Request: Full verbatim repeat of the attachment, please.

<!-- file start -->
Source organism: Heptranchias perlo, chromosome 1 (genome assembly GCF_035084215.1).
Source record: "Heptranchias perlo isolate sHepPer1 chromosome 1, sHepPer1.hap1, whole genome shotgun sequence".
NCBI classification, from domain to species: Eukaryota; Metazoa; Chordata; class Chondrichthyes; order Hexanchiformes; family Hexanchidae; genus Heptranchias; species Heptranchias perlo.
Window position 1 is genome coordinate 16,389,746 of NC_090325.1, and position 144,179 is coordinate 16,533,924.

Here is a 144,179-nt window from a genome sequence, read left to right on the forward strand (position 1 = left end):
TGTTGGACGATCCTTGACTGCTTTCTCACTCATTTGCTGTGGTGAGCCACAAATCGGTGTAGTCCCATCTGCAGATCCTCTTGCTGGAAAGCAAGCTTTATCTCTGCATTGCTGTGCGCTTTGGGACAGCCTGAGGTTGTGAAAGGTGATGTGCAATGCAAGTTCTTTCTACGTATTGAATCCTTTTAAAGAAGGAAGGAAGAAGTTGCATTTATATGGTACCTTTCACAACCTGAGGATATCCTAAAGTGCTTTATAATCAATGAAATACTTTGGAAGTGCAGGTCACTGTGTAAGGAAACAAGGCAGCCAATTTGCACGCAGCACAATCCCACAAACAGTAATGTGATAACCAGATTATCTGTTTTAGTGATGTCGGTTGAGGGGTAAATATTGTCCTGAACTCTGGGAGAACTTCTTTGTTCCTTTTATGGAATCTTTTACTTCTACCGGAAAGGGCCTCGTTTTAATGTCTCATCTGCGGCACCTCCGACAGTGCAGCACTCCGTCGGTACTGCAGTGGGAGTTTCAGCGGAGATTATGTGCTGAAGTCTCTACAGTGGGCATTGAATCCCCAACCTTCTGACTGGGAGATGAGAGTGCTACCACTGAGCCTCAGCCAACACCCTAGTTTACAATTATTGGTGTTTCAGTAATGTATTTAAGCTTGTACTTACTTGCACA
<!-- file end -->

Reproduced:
Source organism: Heptranchias perlo, chromosome 1 (genome assembly GCF_035084215.1).
Source record: "Heptranchias perlo isolate sHepPer1 chromosome 1, sHepPer1.hap1, whole genome shotgun sequence".
NCBI classification, from domain to species: Eukaryota; Metazoa; Chordata; class Chondrichthyes; order Hexanchiformes; family Hexanchidae; genus Heptranchias; species Heptranchias perlo.
Window position 1 is genome coordinate 16,389,746 of NC_090325.1, and position 144,179 is coordinate 16,533,924.

Here is a 144,179-nt window from a genome sequence, read left to right on the forward strand (position 1 = left end):
TGTTGGACGATCCTTGACTGCTTTCTCACTCATTTGCTGTGGTGAGCCACAAATCGGTGTAGTCCCATCTGCAGATCCTCTTGCTGGAAAGCAAGCTTTATCTCTGCATTGCTGTGCGCTTTGGGACAGCCTGAGGTTGTGAAAGGTGATGTGCAATGCAAGTTCTTTCTACGTATTGAATCCTTTTAAAGAAGGAAGGAAGAAGTTGCATTTATATGGTACCTTTCACAACCTGAGGATATCCTAAAGTGCTTTATAATCAATGAAATACTTTGGAAGTGCAGGTCACTGTGTAAGGAAACAAGGCAGCCAATTTGCACGCAGCACAATCCCACAAACAGTAATGTGATAACCAGATTATCTGTTTTAGTGATGTCGGTTGAGGGGTAAATATTGTCCTGAACTCTGGGAGAACTTCTTTGTTCCTTTTATGGAATCTTTTACTTCTACCGGAAAGGGCCTCGTTTTAATGTCTCATCTGCGGCACCTCCGACAGTGCAGCACTCCGTCGGTACTGCAGTGGGAGTTTCAGCGGAGATTATGTGCTGAAGTCTCTACAGTGGGCATTGAATCCCCAACCTTCTGACTGGGAGATGAGAGTGCTACCACTGAGCCTCAGCCAACACCCTAGTTTACAATTATTGGTGTTTCAGTAATGTATTTAAGCTTGTACTTACTTGCACA